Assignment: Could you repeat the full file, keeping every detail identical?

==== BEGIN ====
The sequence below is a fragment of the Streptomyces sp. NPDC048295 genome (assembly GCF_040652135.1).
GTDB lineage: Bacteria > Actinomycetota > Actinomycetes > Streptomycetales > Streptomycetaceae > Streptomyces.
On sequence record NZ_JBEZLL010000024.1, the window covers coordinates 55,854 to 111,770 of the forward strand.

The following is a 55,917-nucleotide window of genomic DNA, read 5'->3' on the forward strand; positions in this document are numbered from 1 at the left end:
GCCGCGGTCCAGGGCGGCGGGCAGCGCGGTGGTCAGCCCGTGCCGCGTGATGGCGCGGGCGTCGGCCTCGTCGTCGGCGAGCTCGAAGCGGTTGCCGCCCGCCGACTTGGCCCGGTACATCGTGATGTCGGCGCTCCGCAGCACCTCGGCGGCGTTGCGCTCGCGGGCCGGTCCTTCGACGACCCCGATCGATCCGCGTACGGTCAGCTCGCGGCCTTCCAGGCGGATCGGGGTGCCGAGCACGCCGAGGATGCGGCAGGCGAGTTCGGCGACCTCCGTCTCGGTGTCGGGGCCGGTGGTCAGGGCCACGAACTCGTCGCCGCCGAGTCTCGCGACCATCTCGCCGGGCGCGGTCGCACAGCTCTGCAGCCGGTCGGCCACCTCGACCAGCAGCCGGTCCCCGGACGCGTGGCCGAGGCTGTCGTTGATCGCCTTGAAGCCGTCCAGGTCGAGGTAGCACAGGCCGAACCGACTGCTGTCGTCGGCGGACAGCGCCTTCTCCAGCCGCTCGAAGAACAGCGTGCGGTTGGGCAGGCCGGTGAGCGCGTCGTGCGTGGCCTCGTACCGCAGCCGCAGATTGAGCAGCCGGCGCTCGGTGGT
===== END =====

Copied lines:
The sequence below is a fragment of the Streptomyces sp. NPDC048295 genome (assembly GCF_040652135.1).
GTDB lineage: Bacteria > Actinomycetota > Actinomycetes > Streptomycetales > Streptomycetaceae > Streptomyces.
On sequence record NZ_JBEZLL010000024.1, the window covers coordinates 55,854 to 111,770 of the forward strand.

The following is a 55,917-nucleotide window of genomic DNA, read 5'->3' on the forward strand; positions in this document are numbered from 1 at the left end:
GCCGCGGTCCAGGGCGGCGGGCAGCGCGGTGGTCAGCCCGTGCCGCGTGATGGCGCGGGCGTCGGCCTCGTCGTCGGCGAGCTCGAAGCGGTTGCCGCCCGCCGACTTGGCCCGGTACATCGTGATGTCGGCGCTCCGCAGCACCTCGGCGGCGTTGCGCTCGCGGGCCGGTCCTTCGACGACCCCGATCGATCCGCGTACGGTCAGCTCGCGGCCTTCCAGGCGGATCGGGGTGCCGAGCACGCCGAGGATGCGGCAGGCGAGTTCGGCGACCTCCGTCTCGGTGTCGGGGCCGGTGGTCAGGGCCACGAACTCGTCGCCGCCGAGTCTCGCGACCATCTCGCCGGGCGCGGTCGCACAGCTCTGCAGCCGGTCGGCCACCTCGACCAGCAGCCGGTCCCCGGACGCGTGGCCGAGGCTGTCGTTGATCGCCTTGAAGCCGTCCAGGTCGAGGTAGCACAGGCCGAACCGACTGCTGTCGTCGGCGGACAGCGCCTTCTCCAGCCGCTCGAAGAACAGCGTGCGGTTGGGCAGGCCGGTGAGCGCGTCGTGCGTGGCCTCGTACCGCAGCCGCAGATTGAGCAGCCGGCGCTCGGTGGT